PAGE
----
Document Type



Master of Science (MS)



First Advisor's Name

Steve Oberbauer

First Advisor's Committee Title

Committee Chair

Second Advisor's Name

Daniel Gann

Second Advisor's Committee Title

Committee member

Third Advisor's Name

Paulo Olivas

Third Advisor's Committee Title

Committee member


Arctic, Moss, Reflectance, Spectral, Moisture, Drying, Sphagnum

Date of Defense



Mosses are a dominant understory component in the Arctic and because of sparse canopy cover, contribute to spectral signals used in remote sensing estimates of various ecologically important characteristics such as productivity, phenology, and vegetation mapping. However, little is known about their contributions to community level spectra or how moisture content influences those spectral signals. Unlike vascular plants, mosses cannot actively regulate moisture content and are highly susceptible to desiccation. Previous research has shown that moss reflectance is sensitive to tissue moisture content. Here, a lab-controlled drying experiment was conducted to identify the best spectral predictors of moisture content of moss as well as distinguishing characteristics of their spectral profile compared to vascular plants. Additionally, a pilot study tested whether moss could drive community-level reflectance in situ in response to short-term moisture changes.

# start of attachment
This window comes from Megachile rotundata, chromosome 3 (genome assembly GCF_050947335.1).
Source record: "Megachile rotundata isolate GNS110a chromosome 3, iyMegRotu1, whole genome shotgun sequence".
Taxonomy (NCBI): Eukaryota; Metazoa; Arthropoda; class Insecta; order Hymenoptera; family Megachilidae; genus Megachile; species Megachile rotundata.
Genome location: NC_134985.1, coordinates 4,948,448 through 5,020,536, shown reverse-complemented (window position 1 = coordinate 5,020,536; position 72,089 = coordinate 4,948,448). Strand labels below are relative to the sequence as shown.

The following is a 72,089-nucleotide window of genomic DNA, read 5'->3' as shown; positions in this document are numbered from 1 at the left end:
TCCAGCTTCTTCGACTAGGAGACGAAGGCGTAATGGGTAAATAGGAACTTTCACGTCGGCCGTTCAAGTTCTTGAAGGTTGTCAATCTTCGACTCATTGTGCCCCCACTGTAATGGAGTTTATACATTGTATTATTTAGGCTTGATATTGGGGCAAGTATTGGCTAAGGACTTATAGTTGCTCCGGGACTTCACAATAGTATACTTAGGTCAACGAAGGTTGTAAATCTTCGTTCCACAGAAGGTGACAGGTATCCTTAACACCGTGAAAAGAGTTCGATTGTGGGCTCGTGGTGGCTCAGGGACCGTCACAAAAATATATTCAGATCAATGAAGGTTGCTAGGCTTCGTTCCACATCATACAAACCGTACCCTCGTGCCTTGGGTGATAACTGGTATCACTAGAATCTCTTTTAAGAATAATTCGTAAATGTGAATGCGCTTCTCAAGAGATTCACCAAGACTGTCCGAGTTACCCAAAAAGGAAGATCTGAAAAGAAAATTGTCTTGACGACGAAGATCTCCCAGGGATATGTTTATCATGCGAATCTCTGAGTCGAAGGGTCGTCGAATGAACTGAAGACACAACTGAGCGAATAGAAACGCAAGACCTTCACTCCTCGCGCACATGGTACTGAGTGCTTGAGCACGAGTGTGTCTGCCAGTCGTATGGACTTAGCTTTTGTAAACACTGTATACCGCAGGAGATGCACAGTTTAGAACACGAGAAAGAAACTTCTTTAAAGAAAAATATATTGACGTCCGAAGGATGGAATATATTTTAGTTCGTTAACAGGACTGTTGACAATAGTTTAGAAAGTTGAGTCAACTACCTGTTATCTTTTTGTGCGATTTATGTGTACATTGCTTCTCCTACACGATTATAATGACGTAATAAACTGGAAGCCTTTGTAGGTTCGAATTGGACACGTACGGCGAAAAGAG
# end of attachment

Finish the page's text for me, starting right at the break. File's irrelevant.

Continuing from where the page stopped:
Significant changes in the near infrared and short-wave infrared regions of moss spectra were observed in response to moisture content fluctuations and could be used to determine moisture content. Moisture indices derived from spectral reflectance were able to predict moisture content with a high degree of certainty. The red edge inflection point and slope obtained from derivative spectra were found to be good distinguishing characteristics between moss and vascular plant spectra for the purpose of classification. Lastly, moisture content of moss was shown to significantly drive community-level spectra where moss and vascular plants were interspersed. These findings demonstrate the need to consider whether mosses are present in a spectrally mixed signal and to be aware of moisture content and its effects on overall spectra. Given the influence that both mosses and moss moisture have on overall spectra, incorporating this once semi-forgotten understory component will be critical for better predictions and modeling of the changing Arctic ecosystem.







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